Type: Iron Passenger Steamer Length: 95.3 x 12.5 x 8.3 ft., 93 gt. Depth: 15 - 20 ft. Location: Portage Canal at Hancock LAT/LON: 47.07.42'/88.35.31'
On the evening of Tuesday, June 4, 1912, the iron excursion steamer Uarda was moored at Seager's wood dock in Ripley when she was found to be on fire. "The fire, which broke out at 11:00 PM, was believed by Captain Werner of the steamer to have been set by some person. The boat was owned by A.D. Scott and Captain Werner, both of Hancock. She was valued at $12,000 and was insured for $5,000. For over an hour the boat was a mass of flames, illuninating the entire waterfront for several hundred yards. The blaze had gained such headway when the Ripley and Hancock fire departments arrived that their efforts were ineffective and the boat was regarded as a total loss by the owners. Captain Werner had been working on the boiler of the boat for two weeks preparing her for the summer excursion season. It had been intended to run the Uarda between Hancock and Houghton and the Ship Canal as in previous seasons. Captain Werner had left his work at 8:00 PM after locking up and did not return."
"Later that summer, the hull was towed to the old Stringer dock in West Hancock where she was to stay until the owners figured out what to do with her. Then in April of 1913, she sank to the bottom of the river. It was believed that her bottom, which froze during the winter, and the weight of the ice had undoubtedly caused a leak. A broken pipe was believed to have caused the boat to fill with water. Just as soon as the ice about the hull commenced to thaw, the ropes which held the steamer's hull to the dock gave way and she went down from sight in about 20 ft. of water. The owners wanted to beach the remains, but the disposition of the boat was [not] to be seen. Mr. Scott wanted to rebuild the Uarda that season and install a gasoline engine, as that would reduce the operating cost and make it possible to break even. The previous season had resulted in a heavy loss to the owners, which did not encourage placing the boat in her former condition." Two years later however, the owners were still talking about raising her and selling her machinery. She was not officially abandoned until 1921.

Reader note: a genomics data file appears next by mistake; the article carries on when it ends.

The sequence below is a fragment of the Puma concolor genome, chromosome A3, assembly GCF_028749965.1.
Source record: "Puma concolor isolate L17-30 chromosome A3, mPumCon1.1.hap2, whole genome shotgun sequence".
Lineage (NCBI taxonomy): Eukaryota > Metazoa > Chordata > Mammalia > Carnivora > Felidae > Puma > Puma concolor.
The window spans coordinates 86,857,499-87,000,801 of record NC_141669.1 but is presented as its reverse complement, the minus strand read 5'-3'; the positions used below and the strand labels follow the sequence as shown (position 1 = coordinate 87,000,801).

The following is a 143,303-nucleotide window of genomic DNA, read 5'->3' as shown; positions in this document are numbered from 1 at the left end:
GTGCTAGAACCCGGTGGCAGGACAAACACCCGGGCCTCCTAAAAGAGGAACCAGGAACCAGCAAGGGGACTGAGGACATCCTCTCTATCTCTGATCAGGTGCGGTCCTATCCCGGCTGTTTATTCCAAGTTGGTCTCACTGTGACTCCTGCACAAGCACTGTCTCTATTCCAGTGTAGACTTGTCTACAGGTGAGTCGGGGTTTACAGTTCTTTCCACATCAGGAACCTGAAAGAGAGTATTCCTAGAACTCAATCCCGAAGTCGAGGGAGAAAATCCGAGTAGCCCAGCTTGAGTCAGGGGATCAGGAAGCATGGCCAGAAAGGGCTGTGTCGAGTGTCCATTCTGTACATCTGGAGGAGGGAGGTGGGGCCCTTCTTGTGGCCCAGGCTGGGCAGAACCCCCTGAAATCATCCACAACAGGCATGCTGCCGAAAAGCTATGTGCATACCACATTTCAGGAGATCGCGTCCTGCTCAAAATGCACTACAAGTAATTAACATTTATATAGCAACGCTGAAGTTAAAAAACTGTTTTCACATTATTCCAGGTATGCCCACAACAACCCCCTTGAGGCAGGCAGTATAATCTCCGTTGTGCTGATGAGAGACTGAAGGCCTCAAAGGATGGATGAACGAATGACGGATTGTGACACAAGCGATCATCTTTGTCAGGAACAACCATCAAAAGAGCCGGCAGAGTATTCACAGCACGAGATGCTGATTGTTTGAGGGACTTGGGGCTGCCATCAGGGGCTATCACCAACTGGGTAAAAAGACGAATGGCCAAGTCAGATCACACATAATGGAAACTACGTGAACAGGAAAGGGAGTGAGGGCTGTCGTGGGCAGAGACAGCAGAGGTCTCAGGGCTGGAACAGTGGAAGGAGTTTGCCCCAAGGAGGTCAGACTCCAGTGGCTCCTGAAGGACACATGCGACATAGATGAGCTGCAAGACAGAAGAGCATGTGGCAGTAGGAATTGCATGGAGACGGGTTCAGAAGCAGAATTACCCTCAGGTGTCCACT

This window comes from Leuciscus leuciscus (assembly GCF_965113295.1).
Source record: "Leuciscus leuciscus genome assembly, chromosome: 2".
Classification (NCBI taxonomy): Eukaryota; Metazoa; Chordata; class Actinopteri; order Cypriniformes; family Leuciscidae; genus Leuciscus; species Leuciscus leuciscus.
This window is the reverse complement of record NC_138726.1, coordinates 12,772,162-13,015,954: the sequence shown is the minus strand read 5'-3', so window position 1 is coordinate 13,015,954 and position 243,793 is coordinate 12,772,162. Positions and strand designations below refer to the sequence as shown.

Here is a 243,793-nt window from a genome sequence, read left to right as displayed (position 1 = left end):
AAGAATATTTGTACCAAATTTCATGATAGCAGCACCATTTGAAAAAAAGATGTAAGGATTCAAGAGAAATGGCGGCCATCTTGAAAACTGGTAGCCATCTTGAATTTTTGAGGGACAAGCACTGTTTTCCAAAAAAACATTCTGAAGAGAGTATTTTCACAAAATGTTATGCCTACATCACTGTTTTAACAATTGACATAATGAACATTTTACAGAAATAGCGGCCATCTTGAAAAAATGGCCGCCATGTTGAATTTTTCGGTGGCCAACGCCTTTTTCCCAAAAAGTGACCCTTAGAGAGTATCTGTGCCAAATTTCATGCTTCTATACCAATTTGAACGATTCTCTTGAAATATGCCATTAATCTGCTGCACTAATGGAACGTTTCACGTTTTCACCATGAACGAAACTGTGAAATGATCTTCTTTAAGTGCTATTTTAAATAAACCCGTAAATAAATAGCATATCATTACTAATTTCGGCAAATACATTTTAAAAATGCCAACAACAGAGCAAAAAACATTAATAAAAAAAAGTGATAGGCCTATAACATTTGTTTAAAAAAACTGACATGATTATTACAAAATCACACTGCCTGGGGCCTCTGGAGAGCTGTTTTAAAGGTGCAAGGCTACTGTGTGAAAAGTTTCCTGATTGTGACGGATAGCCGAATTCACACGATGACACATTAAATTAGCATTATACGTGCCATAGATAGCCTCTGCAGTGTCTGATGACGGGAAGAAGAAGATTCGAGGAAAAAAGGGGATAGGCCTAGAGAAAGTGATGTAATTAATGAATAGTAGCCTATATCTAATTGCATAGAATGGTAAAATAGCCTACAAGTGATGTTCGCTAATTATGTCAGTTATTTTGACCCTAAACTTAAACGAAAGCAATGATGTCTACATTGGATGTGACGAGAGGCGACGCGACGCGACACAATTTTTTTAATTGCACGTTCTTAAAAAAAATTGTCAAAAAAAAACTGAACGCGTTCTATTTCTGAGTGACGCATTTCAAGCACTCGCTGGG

The Uarda had been built in 1881 by David Bell at Buffalo, New York and was launched as hull #26. She was contructed as an 89 gt. steam yacht, but later converted to a 93 gt. passenger steamer. She carried official number 25243. She had been brought to the Keweenaw for use as a passenger steamer and was used for excursions to the White City amusement park at the present South Entry. She was a popular boat among early Houghton and Hancock residents and had two large open decks.
The Uarda's hull apparently remained on the bottom of the canal and divers rediscovered her in the early 1970s. Houghton resident Rudy Maki reputedly recovered her stempost and for many years displayed it in his yard. Today, the iron hull of the Uarda lies just east of the wreck of the Sailor Boy. She lies very near the edge of the canal and still contains some of her machinery. Her iron hull is beginning to deteriorate and can be easily damaged. Care must be taken to avoid breaking off rusty iron parts. The Uarda's remains are quite substantial and allow for limited penetration roughly amidships, but her bow and stern have already been damaged and are barely recognizable. Visibility at the site is limited and divers will have better dives in the early and late season. Like all Michigan's submerged historic resources, she is now protected from unauthorized salvage. Please leave her remains for other divers to see.
References: White City by Clarence Monette, the Dave Swayze Wrecklist, Michigan Technological University Archives, Randy Beebe, Milwaukee Public Library - Herman Runge Collection, Tom Villand, Danny Aerts